So, fabric. Sigh. The fabric I had in my head was an extra-saturated mustard corduroy, and I searched for it for a month. I ordered what claimed to be mustard cord from Minerva Crafts (I hadn't used them before, and yeeaahhh... let's say I was not sold), but what turned up was the most horrendous shade of toddler yellow I've ever seen. That basically killed any drive to find what I was looking for online. Several weeks later I went to Abakhan in North Wales with my partner's mum and found the exact colour I was looking for, except it was wool. Which I bought, along with some cotton to line them. I got them almost completely finished, tried them on to fit the back extension, and they didn't fit at all. I have no idea why, because I used the exact same pattern and size for both the previous and subsequent pairs, and they were fine, but the wool ones were unwearable and unsalvageable. I bought this peachy gold corduroy on Goldhawk Road a few days later, and I do like it, but part of me is still mourning that bright yellow. Grrrr.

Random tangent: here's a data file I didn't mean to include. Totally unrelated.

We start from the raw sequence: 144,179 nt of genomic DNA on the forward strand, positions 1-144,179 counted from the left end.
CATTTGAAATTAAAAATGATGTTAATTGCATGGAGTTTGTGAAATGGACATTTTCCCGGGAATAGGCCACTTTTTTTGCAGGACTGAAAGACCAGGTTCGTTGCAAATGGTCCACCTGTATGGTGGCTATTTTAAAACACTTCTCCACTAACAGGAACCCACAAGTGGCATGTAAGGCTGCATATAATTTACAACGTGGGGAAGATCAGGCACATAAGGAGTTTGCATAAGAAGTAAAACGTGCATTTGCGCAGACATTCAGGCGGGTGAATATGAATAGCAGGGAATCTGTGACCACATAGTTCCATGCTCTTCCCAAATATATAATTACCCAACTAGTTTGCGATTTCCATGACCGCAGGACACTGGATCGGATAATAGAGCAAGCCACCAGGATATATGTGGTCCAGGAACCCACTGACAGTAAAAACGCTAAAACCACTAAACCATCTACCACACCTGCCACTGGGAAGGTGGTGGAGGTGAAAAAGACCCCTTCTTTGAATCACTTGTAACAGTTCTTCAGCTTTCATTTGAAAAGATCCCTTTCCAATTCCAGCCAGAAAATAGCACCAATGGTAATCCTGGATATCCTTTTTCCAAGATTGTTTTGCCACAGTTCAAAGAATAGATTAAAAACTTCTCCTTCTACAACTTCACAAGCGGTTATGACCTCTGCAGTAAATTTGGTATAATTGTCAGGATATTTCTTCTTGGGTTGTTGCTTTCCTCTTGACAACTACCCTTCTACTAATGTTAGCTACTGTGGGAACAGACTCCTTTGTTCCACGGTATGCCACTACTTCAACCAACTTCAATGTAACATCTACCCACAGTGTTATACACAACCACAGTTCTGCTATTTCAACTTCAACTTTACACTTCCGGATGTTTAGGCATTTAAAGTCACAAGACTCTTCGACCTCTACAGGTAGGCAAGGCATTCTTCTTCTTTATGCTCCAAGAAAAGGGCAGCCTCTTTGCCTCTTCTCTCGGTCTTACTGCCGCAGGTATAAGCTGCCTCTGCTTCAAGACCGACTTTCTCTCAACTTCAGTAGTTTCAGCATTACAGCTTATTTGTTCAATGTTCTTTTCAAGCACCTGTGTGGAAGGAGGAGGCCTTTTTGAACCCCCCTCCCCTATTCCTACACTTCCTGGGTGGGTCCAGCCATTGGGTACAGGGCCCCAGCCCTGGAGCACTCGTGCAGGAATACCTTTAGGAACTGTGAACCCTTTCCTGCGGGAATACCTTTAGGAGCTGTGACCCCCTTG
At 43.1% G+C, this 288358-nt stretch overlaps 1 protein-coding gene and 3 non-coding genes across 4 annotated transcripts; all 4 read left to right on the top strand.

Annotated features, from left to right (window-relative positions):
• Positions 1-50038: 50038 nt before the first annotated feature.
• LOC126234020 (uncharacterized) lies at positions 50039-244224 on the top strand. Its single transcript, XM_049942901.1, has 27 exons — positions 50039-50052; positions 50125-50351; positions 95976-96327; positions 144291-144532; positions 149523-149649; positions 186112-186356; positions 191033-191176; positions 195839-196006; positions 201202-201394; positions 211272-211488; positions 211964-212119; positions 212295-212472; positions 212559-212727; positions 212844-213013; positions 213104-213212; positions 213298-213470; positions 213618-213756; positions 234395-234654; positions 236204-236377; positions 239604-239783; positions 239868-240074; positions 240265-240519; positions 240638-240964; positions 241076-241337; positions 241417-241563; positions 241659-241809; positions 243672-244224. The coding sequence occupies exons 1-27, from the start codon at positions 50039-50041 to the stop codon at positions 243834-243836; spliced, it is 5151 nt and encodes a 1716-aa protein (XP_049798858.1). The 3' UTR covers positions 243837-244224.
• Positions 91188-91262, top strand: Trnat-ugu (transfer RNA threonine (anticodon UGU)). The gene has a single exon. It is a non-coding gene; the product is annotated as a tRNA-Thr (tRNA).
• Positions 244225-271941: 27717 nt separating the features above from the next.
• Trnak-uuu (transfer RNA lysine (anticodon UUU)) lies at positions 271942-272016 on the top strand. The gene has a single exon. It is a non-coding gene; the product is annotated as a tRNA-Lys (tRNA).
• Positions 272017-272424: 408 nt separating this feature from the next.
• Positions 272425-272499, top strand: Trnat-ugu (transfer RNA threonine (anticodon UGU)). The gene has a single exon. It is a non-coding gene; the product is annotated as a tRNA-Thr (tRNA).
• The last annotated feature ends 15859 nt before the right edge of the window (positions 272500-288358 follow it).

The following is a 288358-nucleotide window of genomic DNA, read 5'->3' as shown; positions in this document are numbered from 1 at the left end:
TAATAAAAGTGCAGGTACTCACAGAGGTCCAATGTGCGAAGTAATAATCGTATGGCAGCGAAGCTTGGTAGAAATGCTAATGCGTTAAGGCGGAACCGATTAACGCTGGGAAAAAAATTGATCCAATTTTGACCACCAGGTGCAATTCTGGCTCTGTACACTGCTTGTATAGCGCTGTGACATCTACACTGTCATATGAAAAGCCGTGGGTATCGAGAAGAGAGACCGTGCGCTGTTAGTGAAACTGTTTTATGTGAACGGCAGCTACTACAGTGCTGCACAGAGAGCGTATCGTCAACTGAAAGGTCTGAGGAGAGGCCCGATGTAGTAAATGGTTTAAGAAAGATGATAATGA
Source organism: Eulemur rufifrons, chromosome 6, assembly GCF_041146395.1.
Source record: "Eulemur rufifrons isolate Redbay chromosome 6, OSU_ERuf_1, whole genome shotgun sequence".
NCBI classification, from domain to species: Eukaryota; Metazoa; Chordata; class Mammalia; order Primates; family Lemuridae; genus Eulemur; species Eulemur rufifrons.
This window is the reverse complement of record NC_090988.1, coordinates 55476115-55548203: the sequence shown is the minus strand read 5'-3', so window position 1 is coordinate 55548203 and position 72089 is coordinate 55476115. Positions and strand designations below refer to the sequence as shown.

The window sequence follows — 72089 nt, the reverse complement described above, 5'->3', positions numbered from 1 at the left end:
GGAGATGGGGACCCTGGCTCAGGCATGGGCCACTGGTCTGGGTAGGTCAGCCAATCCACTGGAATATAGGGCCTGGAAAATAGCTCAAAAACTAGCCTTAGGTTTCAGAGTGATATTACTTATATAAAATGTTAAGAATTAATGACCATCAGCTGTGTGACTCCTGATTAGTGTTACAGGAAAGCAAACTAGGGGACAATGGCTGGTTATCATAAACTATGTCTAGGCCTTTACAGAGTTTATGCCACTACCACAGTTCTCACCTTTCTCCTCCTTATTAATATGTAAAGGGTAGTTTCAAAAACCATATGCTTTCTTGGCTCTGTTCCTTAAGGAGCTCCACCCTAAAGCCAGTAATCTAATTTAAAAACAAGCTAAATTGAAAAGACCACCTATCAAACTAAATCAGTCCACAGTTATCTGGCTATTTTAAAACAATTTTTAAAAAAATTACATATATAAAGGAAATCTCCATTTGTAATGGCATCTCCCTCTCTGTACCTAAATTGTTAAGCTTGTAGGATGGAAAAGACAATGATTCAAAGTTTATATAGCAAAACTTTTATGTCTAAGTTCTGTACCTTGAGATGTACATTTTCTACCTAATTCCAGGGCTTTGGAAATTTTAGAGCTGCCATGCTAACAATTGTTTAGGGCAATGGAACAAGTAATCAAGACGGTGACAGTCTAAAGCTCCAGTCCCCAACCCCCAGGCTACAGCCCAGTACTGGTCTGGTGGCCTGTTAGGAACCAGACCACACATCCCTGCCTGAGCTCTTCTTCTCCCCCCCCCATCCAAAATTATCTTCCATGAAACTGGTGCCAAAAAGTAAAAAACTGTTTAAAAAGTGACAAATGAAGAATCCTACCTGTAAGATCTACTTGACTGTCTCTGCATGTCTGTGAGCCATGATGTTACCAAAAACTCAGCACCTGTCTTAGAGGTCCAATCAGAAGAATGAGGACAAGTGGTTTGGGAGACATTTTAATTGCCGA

As with my previous attempt at these trousers, I made them up mostly straight out of the envelope. Trying on my first pair revealed that they were slightly too short, so I added about 1.5 inches to the legs, and honestly the length is probably one of the things I'm most pleased with. They neither drag on the ground and get dirty nor do that weird hovering thing that slightly-too-short trousers do. I kept all the details (except the belt loops, because I do not own any belts); I made the back welt pockets and constructed the front fly without any problems whatsoever, then promptly sewed the trousers up as one giant leg with two hip holes because I was apparently high on my own sense of accomplishment and thought I didn't have to pay attention anymore.